As she drove through the Shimmer, the hair rose on her arms, as it always did, her car interior returning to gray, and her clothes and shoes returning to normal.
In some ways, she'd gotten used to the strangeness, but in a bigger way, she was scared. Because the changes were escalating in frequency, and she had a bad feeling that it was just the beginning.
She couldn't help but wonder . . .
What comes next?
Quinn unlocked the door of her apartment on the edge of the George Washington University campus and pushed it open. The warm smell of pepperoni pizza and the comforting sound of a computer gun battle greeted her.
"Oh, nice kill." Zack's voice carried from the living room, low and even. When had his voice gotten so deep? He was only twenty-two, for heaven's sake. A man, now. A computer geek who'd long ago found his passion in game design and, more than likely, the love of his life in his best friend, if he ever woke up to the fact that he and Lily were meant to be more than programmer buddies.
Quinn locked the front door behind her, set her purse and keys on the hall table, then strode into the living room, a room she'd furnished slowly and carefully, choosing just the right shades of tans and moss greens and splashes of eggplant to please her senses. But it was the room's occupants who pleased her far more. Zack and Lily sat side by side at the long table against the far wall, each in front of a computer. Behind them, the television news flashed on the flatscreen, the volume a low hum in the room. But neither of the kids paid the television any attention. Each fiendishly tapped away at a computer mouse, staring fixedly at his monitor. Beside Lily sat a plate with a single thick slice of greasy pizza. Beside Zack, two large pizza boxes. The kid never quit eating.
Lily glanced over her shoulder. "Hi, Quinn." A sweet smile lit pretty features framed by long, sleek, black hair.
Without glancing away from the computer screen, Zack grabbed a slice of pizza out of the top box. Overlong curly red hair framed an engaging face as he wolfed down half of it in one bite and appeared to swallow it just as quickly.
"Hey, sis," he greeted absently. Though only half siblings, they resembled one another rather markedly, except for the hair. They'd both inherited their dad's lanky height, green eyes, wide mouth, and straight nose. But while Zack had that mass of curly red hair, her own was as blond and straight as her late mother's. Their personalities, too, were nothing alike, which was probably why they got along so well. Zack personified laid-back serenity, while Quinn couldn't stay still to save her life. Something had to be in motion - her mind, her body - preferably, both.
Only two things truly mattered to her. Zack and her work. In that order. She liked her job, and she was damned good at it. But if Zack gave her the slightest hint that he'd like her to follow him to California after he graduated, she'd move. Just like that.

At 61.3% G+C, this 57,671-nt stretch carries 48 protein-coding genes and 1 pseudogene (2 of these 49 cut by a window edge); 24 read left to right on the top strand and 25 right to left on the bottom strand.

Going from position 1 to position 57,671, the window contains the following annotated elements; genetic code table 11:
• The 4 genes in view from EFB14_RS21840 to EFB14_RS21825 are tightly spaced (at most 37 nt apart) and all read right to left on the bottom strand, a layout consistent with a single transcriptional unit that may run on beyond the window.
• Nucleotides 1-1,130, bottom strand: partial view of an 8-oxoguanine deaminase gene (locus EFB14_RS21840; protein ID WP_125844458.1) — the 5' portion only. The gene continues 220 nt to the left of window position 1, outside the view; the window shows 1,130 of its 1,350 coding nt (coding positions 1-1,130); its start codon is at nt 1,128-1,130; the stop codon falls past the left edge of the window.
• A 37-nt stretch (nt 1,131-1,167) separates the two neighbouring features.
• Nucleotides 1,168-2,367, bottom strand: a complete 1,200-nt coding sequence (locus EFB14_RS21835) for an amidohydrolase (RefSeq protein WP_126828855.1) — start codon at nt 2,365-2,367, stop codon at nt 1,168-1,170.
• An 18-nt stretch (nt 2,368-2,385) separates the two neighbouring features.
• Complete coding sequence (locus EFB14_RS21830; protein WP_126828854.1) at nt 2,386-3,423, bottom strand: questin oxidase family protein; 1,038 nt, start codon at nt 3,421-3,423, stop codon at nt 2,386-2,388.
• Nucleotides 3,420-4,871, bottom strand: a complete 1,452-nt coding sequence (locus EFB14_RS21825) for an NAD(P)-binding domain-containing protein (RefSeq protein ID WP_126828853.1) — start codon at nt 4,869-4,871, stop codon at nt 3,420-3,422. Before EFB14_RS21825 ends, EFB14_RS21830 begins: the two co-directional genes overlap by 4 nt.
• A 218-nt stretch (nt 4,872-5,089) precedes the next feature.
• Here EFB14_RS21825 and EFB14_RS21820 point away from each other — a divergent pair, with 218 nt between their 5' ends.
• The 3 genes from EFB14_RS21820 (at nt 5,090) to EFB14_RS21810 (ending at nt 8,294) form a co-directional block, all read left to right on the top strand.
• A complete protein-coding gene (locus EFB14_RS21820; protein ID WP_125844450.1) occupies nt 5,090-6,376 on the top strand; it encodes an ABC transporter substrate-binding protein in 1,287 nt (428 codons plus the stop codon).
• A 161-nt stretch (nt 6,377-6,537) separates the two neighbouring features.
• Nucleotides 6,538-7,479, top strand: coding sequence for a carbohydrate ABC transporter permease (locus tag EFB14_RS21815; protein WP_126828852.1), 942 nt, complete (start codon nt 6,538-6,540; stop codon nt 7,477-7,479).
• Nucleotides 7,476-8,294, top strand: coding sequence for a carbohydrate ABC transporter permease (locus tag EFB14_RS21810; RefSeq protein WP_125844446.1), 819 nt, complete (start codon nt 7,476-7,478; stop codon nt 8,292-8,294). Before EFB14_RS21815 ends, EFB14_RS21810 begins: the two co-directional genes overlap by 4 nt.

But he wouldn't. Zack had Lily, now, if he didn't blow it with her. He didn't need his sister. He'd never really needed her. Not the way she needed him.
"Whoa!" he exclaimed around a bite of pizza as some kind of bomb went off in the middle of the game. "Did you see that, Lily? Awesome."
Quinn grabbed a slice of pizza, then turned up the volume on the television and switched the channel to the local news.
"Another person has been reported missing in downtown D.C. in a string of disappearances that has police baffled. This brings the total number reported missing in the past six weeks to twelve. This last incident is believed to have occurred near George Washington University."
"G.W.?" Lily asked.
But when Quinn glanced at her, the girl had already returned to her game, her lack of concern mired in the youthful belief that bad things only ever happen to other people. A view Quinn had never shared. Unlike most young adults, she'd never believed her world to be a safe, secure place. Never.
Quinn finished her pizza, then carried her laptop back to her bedroom and got online. Sometime later, she heard the front door close and glanced at the time. She'd been on the computer nearly two hours. Was Zack going out or coming back? Closing her laptop, she went to find out.
She found her brother in the kitchen, his head in the fridge.
"Did you walk Lily home, Zack?"
She grabbed a glass and filled it with water from the sink. "Want me to fix you something?"
Zack and Lily, both computer science majors at George Washington, had met their freshman year and become instant friends. They'd interned together this summer at a small Silicon Valley gaming company - a company who'd offered them both jobs upon graduation. Zack had mentioned that they might be doing some testing for the company over the school year.
"Were you guys playing or testing tonight?"
Zack wasn't the world's greatest conversationalist. Nine times out of ten, she had trouble getting more than one or two words out of him, though every now and then she asked the right question, usually about gaming, and he talked her ear off.
He straightened, holding a small bottle of Gatorade. "Want one?" Her brother's eyes crinkled at the corners, the unspoken love they felt for one another sparkling in his eyes.
She smiled. "No thanks."
With that, he left the kitchen, his mind wholly engaged by whatever thoughts forever zinged around his head. He'd always been that way, seemingly unaware of anything around him. And yet he'd always been there for her. Always. Zack's love was the one constant, the one absolute, in her life. And always had been.
Quinn downed her water, then poured herself a glass of wine and followed him into the living room, curling up on the sofa, utterly content to listen to Zack's tapping at the computer keyboard as she read. She tried to give Zack some privacy when Lily was here, though she was pretty sure he'd never taken advantage of it in any way. As far as she could tell, Zack considered Lily a friend and nothing more. One of these days, he was going to wake up to the fact that his best friend was a beautiful young woman who happened to be in love with him. And when that day . . .
Quinn froze as a familiar chill skated over her skin. Her breath caught, the hair lifting on her arms. Oh, hell. She'd felt this same chill more than half a dozen times over the past few weeks. Only recently had she connected it to the visions.
She set her wineglass down so fast, it splashed onto the lamp table, then she lunged off the chair and crossed to the window with long, quick strides. But as she approached, she slowed, hesitating, her pulse kicking hard and fast. She knew what she should see, looking out the window - the dorms across the street, two dozen windows glowing with light and life, cars lining the street below. Her heart thrummed with anticipation and dread at what she would see instead.
Dammit, why does this stuff always have to happen to me?